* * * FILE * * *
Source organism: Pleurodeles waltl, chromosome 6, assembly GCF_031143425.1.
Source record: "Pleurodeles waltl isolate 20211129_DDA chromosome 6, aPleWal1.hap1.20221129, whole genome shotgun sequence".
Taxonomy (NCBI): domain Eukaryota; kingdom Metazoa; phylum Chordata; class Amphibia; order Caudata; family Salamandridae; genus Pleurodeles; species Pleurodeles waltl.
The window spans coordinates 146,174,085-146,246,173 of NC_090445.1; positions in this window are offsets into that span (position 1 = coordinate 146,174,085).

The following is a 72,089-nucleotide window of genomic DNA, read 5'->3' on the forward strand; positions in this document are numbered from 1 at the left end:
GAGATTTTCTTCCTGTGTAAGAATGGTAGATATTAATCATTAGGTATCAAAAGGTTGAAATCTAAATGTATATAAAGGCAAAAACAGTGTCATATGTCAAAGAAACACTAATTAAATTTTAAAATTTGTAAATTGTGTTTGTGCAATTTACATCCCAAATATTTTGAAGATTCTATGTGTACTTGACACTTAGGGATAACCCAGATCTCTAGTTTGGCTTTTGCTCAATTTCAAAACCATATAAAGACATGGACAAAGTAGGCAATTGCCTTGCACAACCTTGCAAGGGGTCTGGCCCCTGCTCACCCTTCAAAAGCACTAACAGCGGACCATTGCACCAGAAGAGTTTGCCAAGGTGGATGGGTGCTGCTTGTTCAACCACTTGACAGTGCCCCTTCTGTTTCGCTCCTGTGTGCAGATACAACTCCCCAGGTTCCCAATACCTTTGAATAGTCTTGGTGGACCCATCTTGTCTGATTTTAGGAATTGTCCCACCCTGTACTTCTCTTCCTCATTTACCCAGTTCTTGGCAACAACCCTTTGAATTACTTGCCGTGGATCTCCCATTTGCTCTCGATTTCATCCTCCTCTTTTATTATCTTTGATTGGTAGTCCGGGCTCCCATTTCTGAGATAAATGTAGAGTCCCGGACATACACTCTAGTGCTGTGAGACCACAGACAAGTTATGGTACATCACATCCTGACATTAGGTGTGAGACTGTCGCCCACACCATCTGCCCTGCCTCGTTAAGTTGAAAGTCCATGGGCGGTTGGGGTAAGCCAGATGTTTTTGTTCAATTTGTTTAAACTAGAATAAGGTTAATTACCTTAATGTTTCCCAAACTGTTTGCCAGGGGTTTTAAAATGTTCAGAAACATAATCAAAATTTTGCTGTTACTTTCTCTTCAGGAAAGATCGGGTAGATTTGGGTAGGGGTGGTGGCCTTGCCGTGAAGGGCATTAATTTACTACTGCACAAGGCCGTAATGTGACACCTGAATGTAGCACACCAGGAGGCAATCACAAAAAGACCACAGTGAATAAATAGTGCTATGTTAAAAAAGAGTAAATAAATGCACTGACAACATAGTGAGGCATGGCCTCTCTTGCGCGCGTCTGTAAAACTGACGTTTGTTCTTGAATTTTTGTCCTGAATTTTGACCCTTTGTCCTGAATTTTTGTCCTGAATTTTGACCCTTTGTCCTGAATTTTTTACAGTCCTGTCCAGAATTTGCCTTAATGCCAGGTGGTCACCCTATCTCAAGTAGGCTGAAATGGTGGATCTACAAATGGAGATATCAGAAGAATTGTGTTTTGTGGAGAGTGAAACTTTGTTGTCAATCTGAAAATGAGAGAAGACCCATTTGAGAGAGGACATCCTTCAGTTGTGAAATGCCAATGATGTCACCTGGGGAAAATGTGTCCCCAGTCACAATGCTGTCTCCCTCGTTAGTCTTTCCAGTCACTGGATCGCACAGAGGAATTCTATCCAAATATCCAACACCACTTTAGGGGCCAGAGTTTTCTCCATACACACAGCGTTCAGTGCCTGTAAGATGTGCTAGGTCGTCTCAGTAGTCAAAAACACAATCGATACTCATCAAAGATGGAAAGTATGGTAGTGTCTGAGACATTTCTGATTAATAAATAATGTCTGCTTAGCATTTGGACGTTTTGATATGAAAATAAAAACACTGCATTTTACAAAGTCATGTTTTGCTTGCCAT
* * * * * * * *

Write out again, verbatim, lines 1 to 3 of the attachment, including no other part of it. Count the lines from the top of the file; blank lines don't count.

Source organism: Pleurodeles waltl, chromosome 6, assembly GCF_031143425.1.
Source record: "Pleurodeles waltl isolate 20211129_DDA chromosome 6, aPleWal1.hap1.20221129, whole genome shotgun sequence".
Taxonomy (NCBI): domain Eukaryota; kingdom Metazoa; phylum Chordata; class Amphibia; order Caudata; family Salamandridae; genus Pleurodeles; species Pleurodeles waltl.